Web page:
This week, I’ve spent several hours with a friend whose intellect is recognized by a Ph.D. from an Ivy League university. We’re both deeply engaged at the intersection of media and learning, most often for some form of public good. Yesterday, we talked about why people go to school. To be more specific, why people go to school beyond the point where law requires them (us) to do so.
When I read this readwrite article, an interview with Harvard’s new vice provost of advances in learning (excellent job title!), I started thinking about why anybody bothers with, say, TED Talks, or for that matter, why we read non-fiction books.
Just as we’ve managed to bottle up massive quantities of spirituality into the structures we call religions, we’ve managed to do the same with massive quantities of learning into the notion of school and organized education. MOOCs shake up that formula. A MOOC–a massively open online course–carries no price tag, and, although it may be offered by the likes of Harvard or Stanford or UPenn, it carries no credit, either. You take the course because, well, because you want to learn.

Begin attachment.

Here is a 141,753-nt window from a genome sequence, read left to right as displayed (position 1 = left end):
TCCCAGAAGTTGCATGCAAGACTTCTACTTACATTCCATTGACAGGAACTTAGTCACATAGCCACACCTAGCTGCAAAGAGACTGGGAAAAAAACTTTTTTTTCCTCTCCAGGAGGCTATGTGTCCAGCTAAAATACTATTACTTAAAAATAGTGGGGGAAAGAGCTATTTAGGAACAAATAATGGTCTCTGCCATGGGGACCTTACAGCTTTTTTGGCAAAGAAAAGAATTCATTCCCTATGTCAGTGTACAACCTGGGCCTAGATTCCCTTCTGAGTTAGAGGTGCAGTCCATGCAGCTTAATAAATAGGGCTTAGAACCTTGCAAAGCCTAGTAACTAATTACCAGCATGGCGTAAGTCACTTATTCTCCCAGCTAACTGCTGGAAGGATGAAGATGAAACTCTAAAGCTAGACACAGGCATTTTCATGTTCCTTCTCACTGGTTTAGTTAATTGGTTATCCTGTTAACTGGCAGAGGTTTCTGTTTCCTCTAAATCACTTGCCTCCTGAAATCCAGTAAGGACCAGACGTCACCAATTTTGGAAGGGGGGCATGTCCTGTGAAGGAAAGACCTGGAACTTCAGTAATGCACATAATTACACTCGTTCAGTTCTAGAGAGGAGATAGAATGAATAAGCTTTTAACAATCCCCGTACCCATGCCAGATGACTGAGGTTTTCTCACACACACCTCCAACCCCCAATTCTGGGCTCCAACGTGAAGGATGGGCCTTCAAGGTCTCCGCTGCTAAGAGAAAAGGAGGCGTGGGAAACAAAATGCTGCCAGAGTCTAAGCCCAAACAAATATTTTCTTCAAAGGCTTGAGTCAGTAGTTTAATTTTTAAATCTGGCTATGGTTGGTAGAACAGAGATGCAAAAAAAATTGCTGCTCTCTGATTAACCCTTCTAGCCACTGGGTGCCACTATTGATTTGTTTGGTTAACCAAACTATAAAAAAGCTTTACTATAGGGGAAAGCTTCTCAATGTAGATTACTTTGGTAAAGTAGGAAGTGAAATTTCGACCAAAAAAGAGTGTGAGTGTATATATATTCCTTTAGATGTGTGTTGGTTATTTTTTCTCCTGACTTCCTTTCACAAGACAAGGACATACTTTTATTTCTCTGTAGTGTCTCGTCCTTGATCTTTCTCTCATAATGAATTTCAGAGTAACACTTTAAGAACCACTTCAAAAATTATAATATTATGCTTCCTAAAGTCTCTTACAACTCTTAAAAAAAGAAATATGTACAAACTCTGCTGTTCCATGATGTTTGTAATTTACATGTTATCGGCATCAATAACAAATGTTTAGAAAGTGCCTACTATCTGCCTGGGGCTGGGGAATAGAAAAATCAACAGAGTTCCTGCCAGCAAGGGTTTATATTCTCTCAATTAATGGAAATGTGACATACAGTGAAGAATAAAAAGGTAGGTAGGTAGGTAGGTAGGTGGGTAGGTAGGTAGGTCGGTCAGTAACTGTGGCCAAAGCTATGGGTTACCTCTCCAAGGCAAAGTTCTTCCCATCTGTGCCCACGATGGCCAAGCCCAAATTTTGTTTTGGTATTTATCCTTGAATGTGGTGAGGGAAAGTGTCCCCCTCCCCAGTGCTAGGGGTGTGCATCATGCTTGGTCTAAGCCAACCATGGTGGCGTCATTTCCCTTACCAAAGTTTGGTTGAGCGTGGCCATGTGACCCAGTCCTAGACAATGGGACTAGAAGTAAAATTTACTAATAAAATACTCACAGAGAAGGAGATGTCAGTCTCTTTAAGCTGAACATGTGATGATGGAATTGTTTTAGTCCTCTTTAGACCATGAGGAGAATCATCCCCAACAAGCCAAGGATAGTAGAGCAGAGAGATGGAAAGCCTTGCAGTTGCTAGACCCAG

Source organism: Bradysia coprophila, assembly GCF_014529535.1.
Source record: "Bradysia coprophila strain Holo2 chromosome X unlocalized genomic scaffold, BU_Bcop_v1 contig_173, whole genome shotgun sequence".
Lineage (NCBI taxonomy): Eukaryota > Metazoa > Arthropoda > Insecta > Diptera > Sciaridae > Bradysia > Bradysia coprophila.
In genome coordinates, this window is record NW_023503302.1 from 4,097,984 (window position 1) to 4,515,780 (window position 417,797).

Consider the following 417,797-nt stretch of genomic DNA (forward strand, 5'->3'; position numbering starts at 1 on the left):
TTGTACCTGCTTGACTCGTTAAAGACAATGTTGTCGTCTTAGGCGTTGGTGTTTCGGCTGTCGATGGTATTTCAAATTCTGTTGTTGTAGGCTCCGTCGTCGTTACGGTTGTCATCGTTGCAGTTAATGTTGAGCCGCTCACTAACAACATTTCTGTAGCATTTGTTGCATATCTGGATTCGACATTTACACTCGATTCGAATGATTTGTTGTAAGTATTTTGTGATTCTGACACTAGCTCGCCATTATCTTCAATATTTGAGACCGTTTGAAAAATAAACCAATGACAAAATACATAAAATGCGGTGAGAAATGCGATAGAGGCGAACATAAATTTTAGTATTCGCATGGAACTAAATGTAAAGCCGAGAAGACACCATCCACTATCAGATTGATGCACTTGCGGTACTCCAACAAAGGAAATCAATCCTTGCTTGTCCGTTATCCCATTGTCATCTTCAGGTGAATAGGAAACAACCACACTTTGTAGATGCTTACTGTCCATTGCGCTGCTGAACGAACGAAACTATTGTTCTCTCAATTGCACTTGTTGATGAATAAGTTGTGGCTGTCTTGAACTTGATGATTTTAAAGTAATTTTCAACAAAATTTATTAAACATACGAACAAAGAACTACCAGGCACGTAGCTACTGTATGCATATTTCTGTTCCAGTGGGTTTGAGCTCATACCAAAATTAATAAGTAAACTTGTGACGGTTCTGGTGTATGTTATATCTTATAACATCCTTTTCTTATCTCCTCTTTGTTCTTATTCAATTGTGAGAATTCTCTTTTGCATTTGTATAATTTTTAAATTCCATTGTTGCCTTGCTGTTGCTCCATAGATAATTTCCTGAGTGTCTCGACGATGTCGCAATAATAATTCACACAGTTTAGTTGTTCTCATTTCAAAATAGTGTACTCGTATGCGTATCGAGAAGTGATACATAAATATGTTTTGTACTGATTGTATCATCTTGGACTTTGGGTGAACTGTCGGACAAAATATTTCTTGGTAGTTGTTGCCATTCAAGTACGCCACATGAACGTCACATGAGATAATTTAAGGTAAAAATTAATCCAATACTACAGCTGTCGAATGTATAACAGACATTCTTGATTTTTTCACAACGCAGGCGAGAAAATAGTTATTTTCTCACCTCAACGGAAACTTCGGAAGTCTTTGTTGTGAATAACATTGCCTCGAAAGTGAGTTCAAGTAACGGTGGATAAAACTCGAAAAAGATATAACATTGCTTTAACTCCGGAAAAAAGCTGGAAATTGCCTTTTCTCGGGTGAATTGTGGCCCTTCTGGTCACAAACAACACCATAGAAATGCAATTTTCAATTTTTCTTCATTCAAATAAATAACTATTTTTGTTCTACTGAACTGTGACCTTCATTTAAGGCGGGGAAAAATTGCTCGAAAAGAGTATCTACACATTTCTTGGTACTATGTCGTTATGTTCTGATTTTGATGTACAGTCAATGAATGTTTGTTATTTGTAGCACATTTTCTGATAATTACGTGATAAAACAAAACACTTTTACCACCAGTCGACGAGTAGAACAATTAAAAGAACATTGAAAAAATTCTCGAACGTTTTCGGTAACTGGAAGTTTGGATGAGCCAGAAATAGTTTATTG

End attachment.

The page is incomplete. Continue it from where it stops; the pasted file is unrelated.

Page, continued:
The distinction is a simple one, or so one might argue. There is learning, and there is education, and if they sometimes overlap (as they are intended to do), they might serve different purposes. Learning is all about personal development, and refinement of understanding. Education’s purpose is a degree, a formal recognition, typically for a price, that serves as an admission ticket into parts of the job marketplace that are otherwise inaccessible.
So what’s a MOOC good for? Same thing as a book, I think. It’s for learning. Turns out, millions of people simply want to learn, on line, for their own development and understanding.
Of course, that’s not the whole story. Do read the readwrite article (interesting phrase, that), and you’ll find that a bit more of the picture comes into focus.